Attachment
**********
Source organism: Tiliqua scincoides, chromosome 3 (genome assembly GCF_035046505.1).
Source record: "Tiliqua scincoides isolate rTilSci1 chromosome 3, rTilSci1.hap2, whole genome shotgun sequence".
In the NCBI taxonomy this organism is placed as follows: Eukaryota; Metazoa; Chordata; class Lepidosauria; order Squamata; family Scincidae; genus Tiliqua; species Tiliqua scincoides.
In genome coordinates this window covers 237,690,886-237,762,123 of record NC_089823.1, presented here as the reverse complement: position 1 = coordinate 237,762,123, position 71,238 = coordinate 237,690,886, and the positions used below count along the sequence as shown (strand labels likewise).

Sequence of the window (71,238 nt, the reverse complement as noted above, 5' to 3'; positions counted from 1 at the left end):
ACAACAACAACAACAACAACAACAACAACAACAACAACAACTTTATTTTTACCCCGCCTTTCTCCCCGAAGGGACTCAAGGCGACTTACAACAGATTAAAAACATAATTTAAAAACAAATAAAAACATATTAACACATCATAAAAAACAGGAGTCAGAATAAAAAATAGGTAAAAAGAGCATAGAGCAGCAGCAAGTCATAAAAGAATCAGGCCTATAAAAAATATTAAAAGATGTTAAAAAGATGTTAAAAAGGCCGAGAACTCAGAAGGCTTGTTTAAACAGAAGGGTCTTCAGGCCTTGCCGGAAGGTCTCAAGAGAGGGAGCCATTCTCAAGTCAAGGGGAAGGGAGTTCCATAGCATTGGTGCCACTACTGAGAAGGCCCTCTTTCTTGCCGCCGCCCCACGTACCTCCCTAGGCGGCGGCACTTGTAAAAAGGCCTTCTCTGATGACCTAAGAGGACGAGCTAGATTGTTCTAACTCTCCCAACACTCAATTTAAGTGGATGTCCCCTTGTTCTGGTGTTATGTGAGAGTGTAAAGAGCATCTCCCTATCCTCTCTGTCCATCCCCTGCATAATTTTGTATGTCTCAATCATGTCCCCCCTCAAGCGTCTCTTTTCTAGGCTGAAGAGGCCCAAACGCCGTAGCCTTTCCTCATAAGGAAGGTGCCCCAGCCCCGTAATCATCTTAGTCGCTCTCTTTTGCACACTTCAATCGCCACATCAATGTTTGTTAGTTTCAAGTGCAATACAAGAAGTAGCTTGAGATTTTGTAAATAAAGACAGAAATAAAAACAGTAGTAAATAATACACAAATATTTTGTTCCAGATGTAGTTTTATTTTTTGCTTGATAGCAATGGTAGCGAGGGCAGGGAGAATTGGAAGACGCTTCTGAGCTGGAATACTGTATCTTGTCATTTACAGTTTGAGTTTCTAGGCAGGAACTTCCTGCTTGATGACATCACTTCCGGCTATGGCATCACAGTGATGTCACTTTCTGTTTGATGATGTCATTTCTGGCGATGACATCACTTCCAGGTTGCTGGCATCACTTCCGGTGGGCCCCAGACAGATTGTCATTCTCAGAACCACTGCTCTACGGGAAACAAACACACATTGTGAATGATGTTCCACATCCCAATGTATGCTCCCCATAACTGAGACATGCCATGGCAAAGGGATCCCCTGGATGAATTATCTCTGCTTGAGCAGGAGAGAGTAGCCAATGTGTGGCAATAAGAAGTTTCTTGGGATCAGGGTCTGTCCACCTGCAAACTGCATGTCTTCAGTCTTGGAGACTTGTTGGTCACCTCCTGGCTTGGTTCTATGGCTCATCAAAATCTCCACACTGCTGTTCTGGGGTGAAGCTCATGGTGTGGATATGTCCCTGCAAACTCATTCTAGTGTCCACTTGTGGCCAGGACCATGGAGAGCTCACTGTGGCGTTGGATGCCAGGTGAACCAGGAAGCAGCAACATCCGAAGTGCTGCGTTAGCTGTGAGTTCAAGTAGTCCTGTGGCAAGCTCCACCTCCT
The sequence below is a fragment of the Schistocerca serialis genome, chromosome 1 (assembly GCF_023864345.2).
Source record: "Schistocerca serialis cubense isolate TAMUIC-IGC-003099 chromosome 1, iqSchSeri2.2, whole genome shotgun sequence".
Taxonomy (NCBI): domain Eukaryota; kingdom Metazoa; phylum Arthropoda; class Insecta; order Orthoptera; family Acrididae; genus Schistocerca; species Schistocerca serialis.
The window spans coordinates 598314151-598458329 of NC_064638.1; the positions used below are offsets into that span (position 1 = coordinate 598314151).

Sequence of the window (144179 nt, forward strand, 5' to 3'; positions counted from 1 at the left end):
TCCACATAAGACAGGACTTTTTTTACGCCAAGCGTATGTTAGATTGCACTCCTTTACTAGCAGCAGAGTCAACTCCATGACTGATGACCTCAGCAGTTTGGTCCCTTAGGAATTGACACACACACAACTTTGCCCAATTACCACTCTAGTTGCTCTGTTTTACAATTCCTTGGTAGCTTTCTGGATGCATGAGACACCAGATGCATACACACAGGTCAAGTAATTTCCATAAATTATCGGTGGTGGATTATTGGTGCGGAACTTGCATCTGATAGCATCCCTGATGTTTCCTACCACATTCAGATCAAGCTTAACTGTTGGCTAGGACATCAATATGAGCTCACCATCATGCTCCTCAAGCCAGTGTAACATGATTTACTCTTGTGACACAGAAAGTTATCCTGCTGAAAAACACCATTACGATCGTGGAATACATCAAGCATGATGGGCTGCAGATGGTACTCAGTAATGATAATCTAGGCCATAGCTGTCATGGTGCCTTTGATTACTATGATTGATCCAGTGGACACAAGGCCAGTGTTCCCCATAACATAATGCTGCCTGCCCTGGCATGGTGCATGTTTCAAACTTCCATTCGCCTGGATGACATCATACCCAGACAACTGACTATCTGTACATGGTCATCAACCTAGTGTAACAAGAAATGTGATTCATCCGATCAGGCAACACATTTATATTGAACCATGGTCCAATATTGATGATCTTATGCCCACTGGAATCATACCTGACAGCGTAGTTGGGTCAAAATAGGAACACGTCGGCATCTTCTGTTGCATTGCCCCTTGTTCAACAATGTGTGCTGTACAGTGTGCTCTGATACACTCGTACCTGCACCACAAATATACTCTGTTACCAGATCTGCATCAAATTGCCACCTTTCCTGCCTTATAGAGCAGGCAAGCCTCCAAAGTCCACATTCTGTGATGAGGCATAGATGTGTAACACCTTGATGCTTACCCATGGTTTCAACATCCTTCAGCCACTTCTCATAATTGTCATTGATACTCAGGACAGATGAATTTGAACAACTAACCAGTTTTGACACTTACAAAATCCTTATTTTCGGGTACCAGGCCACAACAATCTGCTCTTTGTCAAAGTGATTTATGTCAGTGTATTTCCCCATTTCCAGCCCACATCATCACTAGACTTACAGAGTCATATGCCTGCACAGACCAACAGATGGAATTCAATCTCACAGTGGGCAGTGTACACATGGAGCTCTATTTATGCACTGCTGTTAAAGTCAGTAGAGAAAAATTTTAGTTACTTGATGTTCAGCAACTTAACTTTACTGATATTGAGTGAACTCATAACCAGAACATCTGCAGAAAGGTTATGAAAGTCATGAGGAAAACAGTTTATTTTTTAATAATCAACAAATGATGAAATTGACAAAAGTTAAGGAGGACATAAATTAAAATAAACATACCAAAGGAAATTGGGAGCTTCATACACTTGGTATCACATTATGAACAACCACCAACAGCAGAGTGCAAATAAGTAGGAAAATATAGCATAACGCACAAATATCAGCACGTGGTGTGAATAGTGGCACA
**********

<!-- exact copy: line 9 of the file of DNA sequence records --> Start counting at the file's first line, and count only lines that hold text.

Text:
Taxonomy (NCBI): domain Eukaryota; kingdom Metazoa; phylum Arthropoda; class Insecta; order Orthoptera; family Acrididae; genus Schistocerca; species Schistocerca serialis.